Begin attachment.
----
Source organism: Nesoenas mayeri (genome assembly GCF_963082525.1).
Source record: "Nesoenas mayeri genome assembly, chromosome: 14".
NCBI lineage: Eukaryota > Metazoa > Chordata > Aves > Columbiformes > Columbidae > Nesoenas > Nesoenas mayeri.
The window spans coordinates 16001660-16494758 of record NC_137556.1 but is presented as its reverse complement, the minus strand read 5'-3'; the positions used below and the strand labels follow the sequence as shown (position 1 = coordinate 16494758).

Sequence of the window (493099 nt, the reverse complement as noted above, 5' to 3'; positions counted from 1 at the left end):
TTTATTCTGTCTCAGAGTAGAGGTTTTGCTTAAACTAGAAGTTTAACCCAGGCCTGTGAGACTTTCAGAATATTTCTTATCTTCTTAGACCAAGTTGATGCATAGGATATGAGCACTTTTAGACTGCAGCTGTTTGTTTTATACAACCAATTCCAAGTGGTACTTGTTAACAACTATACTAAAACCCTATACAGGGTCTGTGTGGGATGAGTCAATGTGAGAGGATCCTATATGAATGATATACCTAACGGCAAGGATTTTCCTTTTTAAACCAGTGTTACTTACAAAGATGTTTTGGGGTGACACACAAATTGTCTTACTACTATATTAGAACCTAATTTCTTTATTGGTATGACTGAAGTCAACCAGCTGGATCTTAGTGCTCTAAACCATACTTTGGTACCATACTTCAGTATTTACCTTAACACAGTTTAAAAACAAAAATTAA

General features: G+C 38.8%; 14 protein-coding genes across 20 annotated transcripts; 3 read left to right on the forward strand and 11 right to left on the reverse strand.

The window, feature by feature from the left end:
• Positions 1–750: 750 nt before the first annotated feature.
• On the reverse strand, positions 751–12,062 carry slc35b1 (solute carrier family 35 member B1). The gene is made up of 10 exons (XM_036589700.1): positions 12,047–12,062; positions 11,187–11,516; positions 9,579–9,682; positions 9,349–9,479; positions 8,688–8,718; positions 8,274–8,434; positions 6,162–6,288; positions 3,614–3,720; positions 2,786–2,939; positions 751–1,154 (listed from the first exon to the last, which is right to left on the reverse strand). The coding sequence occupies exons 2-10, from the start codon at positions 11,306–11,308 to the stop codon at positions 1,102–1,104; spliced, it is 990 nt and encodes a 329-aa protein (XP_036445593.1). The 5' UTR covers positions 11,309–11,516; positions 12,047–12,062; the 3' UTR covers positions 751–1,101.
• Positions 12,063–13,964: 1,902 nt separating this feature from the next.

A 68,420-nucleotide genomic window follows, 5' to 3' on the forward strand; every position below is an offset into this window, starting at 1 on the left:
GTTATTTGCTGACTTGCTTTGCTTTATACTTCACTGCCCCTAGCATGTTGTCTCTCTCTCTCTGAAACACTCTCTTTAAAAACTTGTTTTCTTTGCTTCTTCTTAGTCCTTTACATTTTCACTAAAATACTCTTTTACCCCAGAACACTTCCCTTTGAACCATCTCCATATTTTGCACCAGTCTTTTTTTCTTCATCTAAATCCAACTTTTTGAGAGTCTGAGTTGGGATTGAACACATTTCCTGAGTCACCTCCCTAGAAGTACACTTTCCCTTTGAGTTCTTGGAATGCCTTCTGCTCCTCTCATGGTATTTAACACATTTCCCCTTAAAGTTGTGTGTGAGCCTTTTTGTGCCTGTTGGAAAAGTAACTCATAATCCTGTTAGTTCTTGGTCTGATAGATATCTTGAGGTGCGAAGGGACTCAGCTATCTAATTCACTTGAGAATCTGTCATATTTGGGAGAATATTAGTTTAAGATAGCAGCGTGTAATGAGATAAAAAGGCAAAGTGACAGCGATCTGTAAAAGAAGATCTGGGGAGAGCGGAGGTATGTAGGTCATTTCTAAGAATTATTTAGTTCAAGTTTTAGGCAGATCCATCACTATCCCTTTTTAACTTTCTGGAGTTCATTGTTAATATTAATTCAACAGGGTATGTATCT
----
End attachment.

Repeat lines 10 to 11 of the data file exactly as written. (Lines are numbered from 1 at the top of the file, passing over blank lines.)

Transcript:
• On the reverse strand, positions 751–12,062 carry slc35b1 (solute carrier family 35 member B1). The gene is made up of 10 exons (XM_036589700.1): positions 12,047–12,062; positions 11,187–11,516; positions 9,579–9,682; positions 9,349–9,479; positions 8,688–8,718; positions 8,274–8,434; positions 6,162–6,288; positions 3,614–3,720; positions 2,786–2,939; positions 751–1,154 (listed from the first exon to the last, which is right to left on the reverse strand). The coding sequence occupies exons 2-10, from the start codon at positions 11,306–11,308 to the stop codon at positions 1,102–1,104; spliced, it is 990 nt and encodes a 329-aa protein (XP_036445593.1). The 5' UTR covers positions 11,309–11,516; positions 12,047–12,062; the 3' UTR covers positions 751–1,101.
• Positions 12,063–13,964: 1,902 nt separating this feature from the next.